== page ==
By : Sarang Bondre, Senior Consultant, Satyam Computer Services
Activity: 1 comments 695 views last activity : 07 06 2010 20:18:04 +0000
Why Senior Management Needs to Know About Best Practices
Due to their technical nature, IT standards and best practices are mostly known to the experts—IT professionals, managers and advisors—who may adopt and use them with good intent but potentially without a business focus or the customer’s involvement and support. Even in organisations where practices such as COBIT and ITIL have been implemented, some business managers understand little about their real purpose and are unable to influence their use. To realise the full value of best practices, the customers of IT services need be involved, as the effective use of IT should be a collaborative experience between the customer and internal and external service providers, with the customer setting the requirements. Other interested stakeholders, such as the board, senior executives, auditors and regulators, also have a vested interest in either receiving or providing assurance that the IT investment is properly protected and delivering value.
Figure summarises who has an interest in how IT standards and best practices can help address IT managementissues.
Why Best Practices Are Important
The effective use of IT is critical to the success of enterprise strategy, as illustrated by the following quote:
The use of IT has the potential to be the major driver of economic wealth in the 21st century. While IT is already critical to enterprise success, provides opportunities to obtain a competitive advantage and offers a means for increasing productivity, it will do all this even more so in the future. IT also carries risks. It is clear that in these days of doing business on a global scale around the clock, system and network downtime has become far too costly for any enterprise to afford. In some industries, IT is a necessary competitive resource to differentiate and provide a competitive advantage, while in many others it determines survival, not just prosperity.
Best Practices and Standards Help Enable Effective Governance of IT Activities
Increasingly, the use of standards and best practices, such as ITIL, COBIT and ISO 17799, is being driven by business requirements for improved performance, value transparency and increased control over IT activities.
The UK government recognised very early on the significance of IT best practices to government and, for many years, has developed best practices to guide the use of IT in government departments. These practices have now become de facto standards around the world in private and public sectors. ITIL was developed more than 15 years ago todocument best practice for IT service management, with that best practice being determined through the involvement of industry experts, consultants and practitioners. BS 15000, which is aligned with ITIL, was recently created as a new service management standard. The IT Security Code of Practice, developed initially with support from industry, became BS 7799 and then became ISO 17799, the first international security management standard. PRINCE, and now PRINCE2, was created by CCTA (now OCG) to provide a best practice for project management.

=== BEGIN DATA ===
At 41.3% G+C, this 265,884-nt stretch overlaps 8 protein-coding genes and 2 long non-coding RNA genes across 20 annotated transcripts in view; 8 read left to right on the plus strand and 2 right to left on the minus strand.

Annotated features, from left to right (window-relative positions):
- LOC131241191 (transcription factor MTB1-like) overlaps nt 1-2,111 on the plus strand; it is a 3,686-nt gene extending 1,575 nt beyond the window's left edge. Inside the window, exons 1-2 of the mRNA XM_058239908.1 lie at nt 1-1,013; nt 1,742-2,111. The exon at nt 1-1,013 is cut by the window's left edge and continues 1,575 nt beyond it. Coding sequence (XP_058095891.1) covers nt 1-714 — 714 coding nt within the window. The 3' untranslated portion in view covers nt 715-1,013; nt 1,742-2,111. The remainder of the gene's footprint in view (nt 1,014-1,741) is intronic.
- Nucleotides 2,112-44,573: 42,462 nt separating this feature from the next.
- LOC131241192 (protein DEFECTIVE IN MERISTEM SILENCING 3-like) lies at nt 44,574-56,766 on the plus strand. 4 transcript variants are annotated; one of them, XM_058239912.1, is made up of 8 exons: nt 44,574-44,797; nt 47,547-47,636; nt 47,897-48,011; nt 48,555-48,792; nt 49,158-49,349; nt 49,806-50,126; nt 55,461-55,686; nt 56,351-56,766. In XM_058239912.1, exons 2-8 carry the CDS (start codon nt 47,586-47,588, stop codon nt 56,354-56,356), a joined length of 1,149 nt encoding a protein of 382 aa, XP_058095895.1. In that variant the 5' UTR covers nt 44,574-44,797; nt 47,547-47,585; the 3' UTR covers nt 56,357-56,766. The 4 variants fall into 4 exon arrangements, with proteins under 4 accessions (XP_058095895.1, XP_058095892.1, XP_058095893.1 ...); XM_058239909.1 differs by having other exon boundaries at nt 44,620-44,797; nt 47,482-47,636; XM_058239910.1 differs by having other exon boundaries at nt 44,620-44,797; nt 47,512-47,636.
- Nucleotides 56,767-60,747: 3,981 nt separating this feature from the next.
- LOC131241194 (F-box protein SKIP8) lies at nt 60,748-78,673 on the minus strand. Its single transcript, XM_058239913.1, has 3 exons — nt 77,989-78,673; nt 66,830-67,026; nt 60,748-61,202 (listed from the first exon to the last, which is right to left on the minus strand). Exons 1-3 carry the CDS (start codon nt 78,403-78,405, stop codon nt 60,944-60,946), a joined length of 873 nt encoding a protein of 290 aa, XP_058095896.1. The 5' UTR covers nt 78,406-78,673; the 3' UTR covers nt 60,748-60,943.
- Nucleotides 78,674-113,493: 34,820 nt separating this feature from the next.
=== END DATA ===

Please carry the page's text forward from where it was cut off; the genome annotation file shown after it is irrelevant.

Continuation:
ISACA recognised in the early 1990s that auditors, who had their own checklists for assessing IT controls and effectiveness, were talking a different language to business managers and IT practitioners. In response to this communication gap, COBIT was created as an IT control framework for business managers, IT managers and auditors based on a generic set of IT processes meaningful to IT people and, increasingly, business managers. The best practices in COBIT are a common approach to good IT control—implemented by business and IT managers, and assessed on the same basis by auditors. Over the years, COBIT has been developed as an open standard and is now increasingly being adopted globally as the control model for implementing and demonstrating effective IT governance. In 1998, ISACA created an affiliated body, the IT Governance Institute, to better communicate IT governance-related messages to business managers and, in particular, the boardroom.
Today, as every organisation tries to deliver value from IT while managing an increasingly complex range of IT related risks, the effective use of best practices can help to avoid re-inventing wheels, optimise the use of scarce IT resources and reduce the occurrence of major IT risks, such as:
- Project failures
- Wasted investments
- Security breaches
- System crashes
- Failures by service providers to understand and meet customer requirements
OGC is at the forefront in delivering and disseminating best practice material to address these and other current challenges.
Best Practices Provide Many Benefits
The effective adoption of best practices can provide many benefits, especially in the area of advanced technology.
- Avoiding re-inventing wheels
- Reducing dependency on technology experts
- Increasing the potential to utilise less-experienced staff if properly trained
- Making it easier to leverage external assistance
- Overcoming vertical silos and nonconforming behaviour
- Reducing risks and errors
- Improving quality
- Improving the ability to manage and monitor
- Increasing standardisation leading to cost reduction
- Improving trust and confidence from management and partners
- Creating respect from regulators and other external reviewers
- Safeguarding and proving value
Adherence to best practice also helps strengthen supplier/customer relations, make contractual obligations easier to monitor and enforce, and improve the market position of those service providers seen to be compliant with accepted standards, such as BS 15000.
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